Real-Time EEG-Defined Excitability States Determine Efficacy of TMS-Induced Plasticity in Human Motor Cortex
Brain Stimulation Volume 11, Issue 2, March–April 2018, Pages 374-389
Christoph Zrenner, Debora Desideri, Paolo Belardinelli, Ulf Ziemann
Rapidly changing excitability states in an oscillating neuronal network can explain response variability to external stimulation, but if repetitive stimulation of always the same high- or low-excitability state results in long-term plasticity of opposite direction has never been explored in vivo.
OBJECTIVE / HYPOTHESIS
Different phases of the endogenous sensorimotor μ-rhythm represent different states of corticospinal excitability, and repetitive transcranial magnetic stimulation (rTMS) of always the same high- vs. low-excitability state results in long-term plasticity of different direction.
State-dependent electroencephalography-triggered transcranial magnetic stimulation (EEG-TMS) was applied to target the EEG negative vs. positive peak of the sensorimotor μ-rhythm in healthy subjects using a millisecond resolution real-time digital signal processing system. Corticospinal excitability was indexed by motor evoked potential amplitude in a hand muscle.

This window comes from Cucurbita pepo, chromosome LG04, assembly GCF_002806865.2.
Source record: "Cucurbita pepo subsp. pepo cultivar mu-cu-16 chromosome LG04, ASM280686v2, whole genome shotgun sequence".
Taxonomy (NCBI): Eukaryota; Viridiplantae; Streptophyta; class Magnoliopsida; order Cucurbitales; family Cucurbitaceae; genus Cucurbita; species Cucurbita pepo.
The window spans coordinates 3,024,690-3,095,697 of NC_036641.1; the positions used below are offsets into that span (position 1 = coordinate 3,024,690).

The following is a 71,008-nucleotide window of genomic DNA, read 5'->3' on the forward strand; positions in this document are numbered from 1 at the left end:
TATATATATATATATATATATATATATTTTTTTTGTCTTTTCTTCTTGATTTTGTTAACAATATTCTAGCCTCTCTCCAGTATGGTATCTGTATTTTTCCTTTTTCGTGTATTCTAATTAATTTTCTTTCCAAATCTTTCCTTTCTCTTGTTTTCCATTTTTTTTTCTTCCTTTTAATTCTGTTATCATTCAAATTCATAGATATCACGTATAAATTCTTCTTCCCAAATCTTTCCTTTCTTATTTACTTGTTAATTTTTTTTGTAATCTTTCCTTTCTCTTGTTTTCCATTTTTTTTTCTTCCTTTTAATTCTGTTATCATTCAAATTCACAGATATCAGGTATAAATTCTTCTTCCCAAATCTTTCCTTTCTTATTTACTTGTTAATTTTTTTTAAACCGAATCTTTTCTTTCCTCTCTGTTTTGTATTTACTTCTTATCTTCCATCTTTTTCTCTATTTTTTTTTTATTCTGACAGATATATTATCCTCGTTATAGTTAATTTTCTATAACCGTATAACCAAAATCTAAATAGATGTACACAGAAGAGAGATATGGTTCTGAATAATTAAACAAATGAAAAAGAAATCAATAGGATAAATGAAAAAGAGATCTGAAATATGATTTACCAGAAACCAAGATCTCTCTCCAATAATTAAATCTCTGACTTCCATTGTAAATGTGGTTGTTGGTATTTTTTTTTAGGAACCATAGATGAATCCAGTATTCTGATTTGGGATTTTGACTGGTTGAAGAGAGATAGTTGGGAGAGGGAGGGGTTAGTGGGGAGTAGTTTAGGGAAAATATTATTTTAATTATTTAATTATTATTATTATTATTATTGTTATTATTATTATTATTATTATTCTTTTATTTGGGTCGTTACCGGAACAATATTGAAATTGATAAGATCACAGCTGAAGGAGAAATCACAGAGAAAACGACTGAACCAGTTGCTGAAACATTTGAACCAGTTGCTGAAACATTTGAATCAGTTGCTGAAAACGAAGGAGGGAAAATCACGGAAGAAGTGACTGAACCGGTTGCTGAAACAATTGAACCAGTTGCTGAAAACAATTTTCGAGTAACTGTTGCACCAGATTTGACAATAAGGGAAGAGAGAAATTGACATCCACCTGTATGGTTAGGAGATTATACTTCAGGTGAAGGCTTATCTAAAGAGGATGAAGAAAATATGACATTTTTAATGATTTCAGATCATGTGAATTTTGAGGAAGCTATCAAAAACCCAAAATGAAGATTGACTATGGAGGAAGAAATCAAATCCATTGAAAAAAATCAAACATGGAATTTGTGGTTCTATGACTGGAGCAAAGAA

EEG negative vs. positive peak of the endogenous sensorimotor μ-rhythm represent high- vs. low-excitability states of corticospinal neurons. More importantly, otherwise identical rTMS (200 triple-pulses at 100 Hz burst frequency and ∼1 Hz repetition rate), triggered consistently at this high-excitability vs. low-excitability state, leads to long-term potentiation (LTP)-like vs. no change in corticospinal excitability.
Findings raise the intriguing possibility that real-time information of instantaneous brain state can be utilized to control efficacy of plasticity induction in humans.